student thinking or where were tthey looking. Be careful to not let the student waste time
on the irrelevant or indulge in self-flagellation.
34

As debriefing time is limited mush of the debrief must be devoted to error corretion
and hence the student may gain a pessimistic impression of their performance (with a
corresponding effect o confidence). give praise to the student when it is due, avoid
sarcastic criticism and never ridicule the student. If the student has misconceptions about
what has transpired they need to be addressed. The student may have seen new
problems/ situation airborne that were not discussed in the brief which may also need to
be addressed. Avoid dwelling too long on smal pooints and dragging the debrief out too
long. Debrief to the training outcomes of the sortie and try to avoid letting the debrief
become a process of rebrief/ revalidation. Briefly discuss the next sortie and guide the
students preparatory study.
When summarising the debrief highlight the two or three major points that you want
him to take away from the sortie (do not repeat the whole debrief again). Ensure the
student is clear on their grading for that sortie before they leave the debrief. If you still
need more time to assess the students performance or to discuss their performance with
the Flight Commander, tell them precisely what you are doing and then seek them out
later to personally advise them of their grading for that sortie and the logic behind it.

2. Assesment.

Never commit yourself to a final assessment of the students performance whilst


you are still in the aircraft. You may find yourself frustrated at a students inability to peform
the airborne sequences perfectly but upon reflection as to the stage thatthe student is at
on the syllabus their performance may even turn out to be above average. You will find
some sorties to beblack and white in terms of student performance but others may
require the debrief to be completed prior to you settling on a grading.

When attempting to determine what gradeto give a student refer to the world
pictures in the front of the PT51. Also review the special requirements when grading
marginal airmanship, consecutive marginals for the same sequence in consecutive flights
and the grading of remedial missions. Dont be afraid to use the full marking range of the
system. If the student flew a sequence as well as you could then it should be assessed as
such. Conversely, if it was a below average sortie mark it down for to not do so may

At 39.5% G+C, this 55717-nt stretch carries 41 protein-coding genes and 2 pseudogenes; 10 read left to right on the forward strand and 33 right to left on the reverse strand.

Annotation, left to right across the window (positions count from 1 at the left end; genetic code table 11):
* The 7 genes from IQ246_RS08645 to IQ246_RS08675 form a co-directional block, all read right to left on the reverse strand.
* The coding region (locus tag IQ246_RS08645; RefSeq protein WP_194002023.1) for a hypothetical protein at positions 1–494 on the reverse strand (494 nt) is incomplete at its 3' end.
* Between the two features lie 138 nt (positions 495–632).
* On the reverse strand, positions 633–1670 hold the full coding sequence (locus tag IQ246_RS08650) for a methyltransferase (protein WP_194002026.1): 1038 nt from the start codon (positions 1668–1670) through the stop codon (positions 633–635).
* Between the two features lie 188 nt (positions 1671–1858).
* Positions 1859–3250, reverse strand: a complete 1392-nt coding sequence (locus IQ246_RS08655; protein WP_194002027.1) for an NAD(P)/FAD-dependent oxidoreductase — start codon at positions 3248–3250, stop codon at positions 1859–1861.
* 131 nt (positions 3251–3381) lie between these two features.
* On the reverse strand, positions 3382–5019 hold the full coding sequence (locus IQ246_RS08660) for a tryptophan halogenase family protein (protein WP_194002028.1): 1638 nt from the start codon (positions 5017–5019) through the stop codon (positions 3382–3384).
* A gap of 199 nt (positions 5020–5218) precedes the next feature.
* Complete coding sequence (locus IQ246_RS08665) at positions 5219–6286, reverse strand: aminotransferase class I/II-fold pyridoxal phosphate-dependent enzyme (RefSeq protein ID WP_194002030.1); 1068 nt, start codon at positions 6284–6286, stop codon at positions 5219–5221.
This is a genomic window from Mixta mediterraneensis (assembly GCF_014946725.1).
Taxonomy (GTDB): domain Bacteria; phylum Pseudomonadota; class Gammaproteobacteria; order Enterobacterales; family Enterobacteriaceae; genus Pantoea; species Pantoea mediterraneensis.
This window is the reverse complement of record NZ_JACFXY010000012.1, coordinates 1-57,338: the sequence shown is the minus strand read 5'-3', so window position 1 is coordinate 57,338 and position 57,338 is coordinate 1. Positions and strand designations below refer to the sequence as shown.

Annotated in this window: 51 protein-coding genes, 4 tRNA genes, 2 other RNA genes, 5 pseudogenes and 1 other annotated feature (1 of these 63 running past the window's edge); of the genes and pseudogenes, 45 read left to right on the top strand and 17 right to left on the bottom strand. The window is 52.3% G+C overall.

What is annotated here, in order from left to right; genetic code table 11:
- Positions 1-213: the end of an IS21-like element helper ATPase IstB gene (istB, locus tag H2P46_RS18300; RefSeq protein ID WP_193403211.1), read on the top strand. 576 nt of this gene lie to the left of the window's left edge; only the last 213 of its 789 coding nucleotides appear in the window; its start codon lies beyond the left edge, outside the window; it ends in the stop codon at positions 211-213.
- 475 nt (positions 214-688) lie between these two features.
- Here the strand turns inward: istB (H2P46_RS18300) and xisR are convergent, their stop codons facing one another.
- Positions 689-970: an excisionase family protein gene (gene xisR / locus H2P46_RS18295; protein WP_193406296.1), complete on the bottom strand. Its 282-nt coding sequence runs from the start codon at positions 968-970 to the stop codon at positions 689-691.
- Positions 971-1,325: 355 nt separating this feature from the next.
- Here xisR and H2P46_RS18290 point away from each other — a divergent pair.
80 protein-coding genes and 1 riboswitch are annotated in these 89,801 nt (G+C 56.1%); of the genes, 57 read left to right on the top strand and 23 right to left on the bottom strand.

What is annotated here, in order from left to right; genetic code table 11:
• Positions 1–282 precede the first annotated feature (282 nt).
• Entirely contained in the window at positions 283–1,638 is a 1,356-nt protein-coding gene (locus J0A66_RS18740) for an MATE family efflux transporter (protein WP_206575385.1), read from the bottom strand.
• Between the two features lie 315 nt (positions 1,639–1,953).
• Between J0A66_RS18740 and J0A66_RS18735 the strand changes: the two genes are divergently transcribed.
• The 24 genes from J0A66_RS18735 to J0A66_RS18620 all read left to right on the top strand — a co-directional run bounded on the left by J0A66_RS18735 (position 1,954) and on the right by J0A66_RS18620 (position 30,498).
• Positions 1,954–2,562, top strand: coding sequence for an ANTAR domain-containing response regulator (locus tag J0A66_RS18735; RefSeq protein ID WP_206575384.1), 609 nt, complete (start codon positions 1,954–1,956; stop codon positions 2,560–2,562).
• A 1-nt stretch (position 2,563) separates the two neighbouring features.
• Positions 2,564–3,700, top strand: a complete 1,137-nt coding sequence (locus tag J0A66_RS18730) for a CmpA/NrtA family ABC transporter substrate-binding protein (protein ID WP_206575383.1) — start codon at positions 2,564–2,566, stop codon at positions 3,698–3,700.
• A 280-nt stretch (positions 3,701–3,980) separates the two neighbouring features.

deprive the student of the appropriate remedition required.

When determining what you should write in the PT51 you shoud again primarily
address the root cause of any problem and then provide amplifying comments as
necessary. Any carry over problems from previous sorties should also be documented in
35

detail. Any marginal or unsatisfactory elements of the flight should be annotated in red ink
or bold to highlight these aspects to the Flight Commander and ner instructor. Any
attutude problems observed should also be annotated.

Finally, the students are required to read and initial each sortie write up after you
have completed it. Document the sortie as it was, but avoid using language or tone that
will destroy the students confidence when they read it or may be viewed as
unprofessional by others. The PT51 should also be completely consistent with your
debrief, there are to be no surprises for the student in the write up.

3. Training Report

The training report is a means by which an intructor advises the schools executive
of a student who has faile a sortie or who is consistently achieving poor results. The
executive take action on this notification by initiating remedial training or suspesion. The
training report should be regarded as a means of highlighting a students problems and
therefore enabling the schools to provide more resources, if appropriate, to rectify the
situation. The policy regarding circumstances that require a training report to be submitted
will be detailed in Unit Standing Instruction or Unit Training Instructions.
36

DAFTAR ALAT INSTRUKSI/ALAT PENOLONG INSTRUKSI

NO BAB POKOK AJARAN TEMPAT ALINS ALONGINS


1 2 3 4 5 6

- Kelas.
1 I Pendahuluan - Flash Disk a. Papan Tulis
b. LCD.
a. Umum.
c. Komputer.
b. Maksud dan Tujuan. d. Layar.
e. Pointer.
c. Ruang Lingkup.
d. Pengertian

- Kelas.
2 II Flying Instructions. - Flash Disk a. Papan Tulis
b. LCD.
a. The Instructional process.
c. Komputer.
b. The Flying Instructor d. Layar.
e. Pointer.
c. Building Raport
d. Preparation
e. The Students

- Kelas.
3 III Pre-Flight Briefings. - Flash Disk a. Papan Tulis
b. LCD.
a. Introduction
c. Komputer.
b. Briefing aids d. Layar.
e. Pointer.
c. Briefing contents
d. Sequences
e. Keywords
f. Teach How

- Kelas.
4 IV Fundamentals of Airborne - Flash Disk a. Papan Tulis
b. LCD.
37

Instruction. c. Komputer.
d. Layar.
a. Introduction
e. Pointer.
b. Demo
c. Direct
d. Monitor
e. Instructor follow through
f. Types of Demonstration
f. Teaching cognitive skills
g. Airborne error analysis
and correction
h. Students psychology

- Kelas.
5 V Debriefings and reports. - Flash Disk a. Papan Tulis
b. LCD.
a. The Post flight Debrief.
c. Komputer.
b. Assesment d. Layar.
e. Pointer.
c. Training report
38

PENYUSUN

PAKET INSTRUKSI : AIRBORNE INSTRUCTIONAL TECHNIQUE (AIT)

UNTUK : PENDIDIKAN INSTRUKTUR PENERBANG TNI AL

DISUSUN OLEH : KAPTEN LAUT (P) ADRIANSYAH MAKMUR NRP 18317/P